Louisiana has likely seen the last of the early restoration money that was set aside as a down payment for larger BP oil spill ecosystem repairs, but the work on $371 million worth of projects Louisiana did receive is well underway.

The money comes from part of a $1 billion commitment from BP to do early restoration projects as the larger Natural Resource Damage Assessment process moves forward.

While cleanup of an oil spill is required, the Natural Resource Damage Assessment process outlined in the Oil Pollution Act of 1990 goes a step further to line up projects that can help repair some of the damage done.

State and federal agencies, as well as BP, are continuing the work of finding and quantifying the damage the 2010 well blowout and subsequent oil spill did to the Gulf of Mexico and the bordering states. That can be a lengthy process, so in the interim, BP agreed to put up the $1 billion to pay for projects that could be done now. Louisiana’s share is helping pay for marsh creation, barrier island restoration and fish hatcheries and research stations.

“We were very fortunate to be ready with a suite of projects,” said Kyle Graham, executive director of the state Coastal Protection and Restoration Authority.

Many of the projects were also put into engineering and design two years ago in anticipation of funding announcements in 2013, which also allowed the state to have projects ready for construction, he said.

BP had to approve each project and agree to the amount of credit it would get for each through the court system.

In Louisiana, the project list submitted for review was the one that BP approved without any denials.

That work includes money for four barrier island restoration projects at Breton Island, Shell Island West, Chenier Ronquille and Whiskey Island, as well as fish hatchery and research centers, marsh creation and oyster habitat improvements.

The barrier island work is at different stages of completion.

  • The $72 million for Breton Island restoration is being handled through the Department of Interior U.S. Fish and Wildlife Service and is being designed. Construction is expected to start on the project in 2016.
  • Shell Island West in Plaquemines Parish received $102 million and has gone through the necessary permitting. The state is currently finishing up the engineering and design of the project. The hope is the project can be put out to bid in spring.
  • Chenier Ronquille Barrier Island Restoration in Plaquemines Parish has a couple more months of engineering and design needed with construction to begin next summer, said Mel Landry, project manager for the project with the National Oceanic and Atmospheric Administration. The project will involve construction of 127 acres of beach and dune with 259 acres of marsh creation and nourishment.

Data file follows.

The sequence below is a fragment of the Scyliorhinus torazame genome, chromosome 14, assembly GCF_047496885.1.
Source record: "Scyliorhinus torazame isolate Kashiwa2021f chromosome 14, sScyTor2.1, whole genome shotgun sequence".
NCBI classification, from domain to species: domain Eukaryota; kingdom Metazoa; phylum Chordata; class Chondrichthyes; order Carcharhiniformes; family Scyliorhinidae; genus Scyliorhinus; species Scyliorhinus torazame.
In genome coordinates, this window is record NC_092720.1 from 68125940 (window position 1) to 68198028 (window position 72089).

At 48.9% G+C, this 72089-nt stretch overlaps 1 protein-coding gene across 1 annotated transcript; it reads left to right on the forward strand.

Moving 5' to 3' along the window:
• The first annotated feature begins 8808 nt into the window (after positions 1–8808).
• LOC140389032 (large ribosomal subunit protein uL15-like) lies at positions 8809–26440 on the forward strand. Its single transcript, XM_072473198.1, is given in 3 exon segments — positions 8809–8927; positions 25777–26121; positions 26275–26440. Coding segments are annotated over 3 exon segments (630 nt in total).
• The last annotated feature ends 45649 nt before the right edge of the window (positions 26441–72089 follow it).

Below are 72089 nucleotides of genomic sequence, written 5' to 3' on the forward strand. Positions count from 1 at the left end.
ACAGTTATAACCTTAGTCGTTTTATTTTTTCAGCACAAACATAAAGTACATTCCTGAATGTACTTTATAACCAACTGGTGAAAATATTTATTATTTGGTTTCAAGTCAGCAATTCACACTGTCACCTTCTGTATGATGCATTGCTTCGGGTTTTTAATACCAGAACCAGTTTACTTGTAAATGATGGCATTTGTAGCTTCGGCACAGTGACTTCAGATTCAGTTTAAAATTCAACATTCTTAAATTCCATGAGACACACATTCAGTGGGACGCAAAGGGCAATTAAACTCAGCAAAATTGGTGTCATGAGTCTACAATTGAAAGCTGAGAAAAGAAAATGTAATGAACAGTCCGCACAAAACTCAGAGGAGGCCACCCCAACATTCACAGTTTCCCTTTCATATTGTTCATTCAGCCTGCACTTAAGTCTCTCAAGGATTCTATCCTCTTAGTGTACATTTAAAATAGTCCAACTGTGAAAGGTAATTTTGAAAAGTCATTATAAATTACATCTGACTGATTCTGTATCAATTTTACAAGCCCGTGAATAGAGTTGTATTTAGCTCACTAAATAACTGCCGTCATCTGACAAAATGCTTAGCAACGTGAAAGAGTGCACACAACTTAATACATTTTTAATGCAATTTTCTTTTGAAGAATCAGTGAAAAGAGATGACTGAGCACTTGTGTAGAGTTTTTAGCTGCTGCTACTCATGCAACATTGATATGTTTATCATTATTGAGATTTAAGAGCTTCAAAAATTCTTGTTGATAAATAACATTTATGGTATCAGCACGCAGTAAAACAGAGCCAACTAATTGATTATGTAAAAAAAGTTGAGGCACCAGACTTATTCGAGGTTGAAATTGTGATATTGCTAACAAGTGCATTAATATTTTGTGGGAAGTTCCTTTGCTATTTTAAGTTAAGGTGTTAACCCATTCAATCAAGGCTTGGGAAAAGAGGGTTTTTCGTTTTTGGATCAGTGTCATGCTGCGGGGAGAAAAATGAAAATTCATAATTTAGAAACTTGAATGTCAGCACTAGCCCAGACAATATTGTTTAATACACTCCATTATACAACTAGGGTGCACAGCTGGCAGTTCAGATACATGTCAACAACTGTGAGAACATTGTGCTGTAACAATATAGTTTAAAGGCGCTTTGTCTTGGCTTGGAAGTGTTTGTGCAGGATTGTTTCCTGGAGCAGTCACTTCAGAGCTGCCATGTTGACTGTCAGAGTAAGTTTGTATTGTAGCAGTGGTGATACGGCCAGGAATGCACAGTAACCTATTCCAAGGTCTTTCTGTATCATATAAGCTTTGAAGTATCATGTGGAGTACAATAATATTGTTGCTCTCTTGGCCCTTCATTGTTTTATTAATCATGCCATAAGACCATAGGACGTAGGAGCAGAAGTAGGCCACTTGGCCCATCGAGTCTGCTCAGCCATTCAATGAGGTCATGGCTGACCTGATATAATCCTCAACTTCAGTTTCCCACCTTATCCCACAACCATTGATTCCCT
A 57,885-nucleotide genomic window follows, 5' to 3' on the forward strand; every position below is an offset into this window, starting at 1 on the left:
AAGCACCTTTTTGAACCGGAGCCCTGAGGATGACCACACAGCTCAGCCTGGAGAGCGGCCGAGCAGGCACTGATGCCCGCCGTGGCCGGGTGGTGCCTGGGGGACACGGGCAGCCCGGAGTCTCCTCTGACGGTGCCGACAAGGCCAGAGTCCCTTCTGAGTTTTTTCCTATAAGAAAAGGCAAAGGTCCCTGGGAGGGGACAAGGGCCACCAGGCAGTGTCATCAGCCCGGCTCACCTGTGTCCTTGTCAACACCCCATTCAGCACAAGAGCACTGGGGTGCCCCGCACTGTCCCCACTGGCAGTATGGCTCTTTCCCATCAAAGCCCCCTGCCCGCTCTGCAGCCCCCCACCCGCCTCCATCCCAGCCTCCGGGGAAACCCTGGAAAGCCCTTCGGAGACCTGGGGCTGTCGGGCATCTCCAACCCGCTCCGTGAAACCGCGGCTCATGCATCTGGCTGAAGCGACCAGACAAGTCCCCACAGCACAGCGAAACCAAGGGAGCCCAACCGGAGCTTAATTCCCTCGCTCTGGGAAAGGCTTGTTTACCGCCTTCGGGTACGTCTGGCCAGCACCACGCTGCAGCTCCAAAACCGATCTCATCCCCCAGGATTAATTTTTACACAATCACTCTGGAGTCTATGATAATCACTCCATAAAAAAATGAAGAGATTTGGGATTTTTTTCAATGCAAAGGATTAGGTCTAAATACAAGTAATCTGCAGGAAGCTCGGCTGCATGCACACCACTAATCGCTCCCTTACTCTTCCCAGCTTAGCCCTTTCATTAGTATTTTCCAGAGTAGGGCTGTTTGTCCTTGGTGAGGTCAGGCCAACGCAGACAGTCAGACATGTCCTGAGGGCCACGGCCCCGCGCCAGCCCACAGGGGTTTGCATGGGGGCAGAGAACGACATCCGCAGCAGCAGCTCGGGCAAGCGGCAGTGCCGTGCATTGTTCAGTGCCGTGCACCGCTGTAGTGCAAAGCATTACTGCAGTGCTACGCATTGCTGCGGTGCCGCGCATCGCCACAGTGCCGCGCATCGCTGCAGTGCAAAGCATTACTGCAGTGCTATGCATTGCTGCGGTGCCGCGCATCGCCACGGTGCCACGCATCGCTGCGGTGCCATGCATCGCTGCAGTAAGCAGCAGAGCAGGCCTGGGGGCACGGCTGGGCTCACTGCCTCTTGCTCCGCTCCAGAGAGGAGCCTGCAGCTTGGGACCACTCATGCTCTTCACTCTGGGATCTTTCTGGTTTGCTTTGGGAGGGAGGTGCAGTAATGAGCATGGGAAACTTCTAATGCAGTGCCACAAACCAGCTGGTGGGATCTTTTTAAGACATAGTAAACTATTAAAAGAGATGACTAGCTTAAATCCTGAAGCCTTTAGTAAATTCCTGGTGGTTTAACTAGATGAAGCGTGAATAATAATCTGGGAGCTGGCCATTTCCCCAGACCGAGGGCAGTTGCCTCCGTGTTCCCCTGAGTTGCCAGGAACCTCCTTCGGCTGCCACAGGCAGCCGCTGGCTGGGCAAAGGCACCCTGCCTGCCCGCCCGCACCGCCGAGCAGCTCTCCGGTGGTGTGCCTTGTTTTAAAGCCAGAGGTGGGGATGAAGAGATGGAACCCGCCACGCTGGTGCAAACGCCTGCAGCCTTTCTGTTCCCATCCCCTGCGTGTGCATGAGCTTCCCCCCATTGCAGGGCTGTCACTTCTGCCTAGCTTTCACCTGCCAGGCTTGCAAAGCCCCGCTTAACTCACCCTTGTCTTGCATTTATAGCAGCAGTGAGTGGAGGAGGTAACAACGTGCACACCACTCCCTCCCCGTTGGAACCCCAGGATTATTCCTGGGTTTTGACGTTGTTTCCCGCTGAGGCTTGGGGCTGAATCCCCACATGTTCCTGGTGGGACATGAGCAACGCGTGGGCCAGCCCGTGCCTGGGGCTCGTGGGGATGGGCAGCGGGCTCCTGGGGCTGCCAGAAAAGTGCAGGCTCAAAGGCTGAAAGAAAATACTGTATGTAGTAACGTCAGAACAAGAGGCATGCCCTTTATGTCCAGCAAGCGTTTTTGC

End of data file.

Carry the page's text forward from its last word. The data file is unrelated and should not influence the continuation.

• Whiskey Island in Terrebonne Parish at $111 million is having design modifications done and the state expects to go out to bid for construction in March or April, Graham said.

One marsh creation project was included in the early restoration money for $13.2 million in Barataria Bay which was hard hit by the oil spill.

The money was used to add more than 100 acres to an existing project that built more than 500 acres of land. Dredging on this Lake Hermitage project was completed in January and the planting of vegetation will be done in the spring, Graham said.

About $22 million is going to build two fish hatchery and research centers which will become Louisiana Marine Fisheries Enhancement, Research and Science Centers.

The hatchery in Calcasieu Parish will be just south of Lake Charles and will focus on the production of spotted sea trout, red drum and southern flounder. The facility will include a visitor center and a hatchery complex.

The other facility in Plaquemines Parish, to be located near West Pointe a la Hache, will focus on marine baitfish like the Gulf killifish and Atlantic croaker, according to the lead agency on the projects, the state Department of Wildlife and Fisheries.

A final design process for both facilities is expected to take another year and a half. Once permits and the final design are done, construction is expected to take about two years.

Construction of an additional oyster hatchery facility in Grand Isle started in April 2013. The state Department of Wildlife and Fisheries is equipping the new hatchery building and expects the facility will be ready for operations in the spring.

Almost $15 million helped pay for oyster enhancement which involved putting oyster cultch — material oysters use to set up for growth — on about 850 acres of public oyster seed ground. Six different sites were given additional oyster cultch between 2012 and 2013.

Follow Amy Wold on Twitter, @awold10.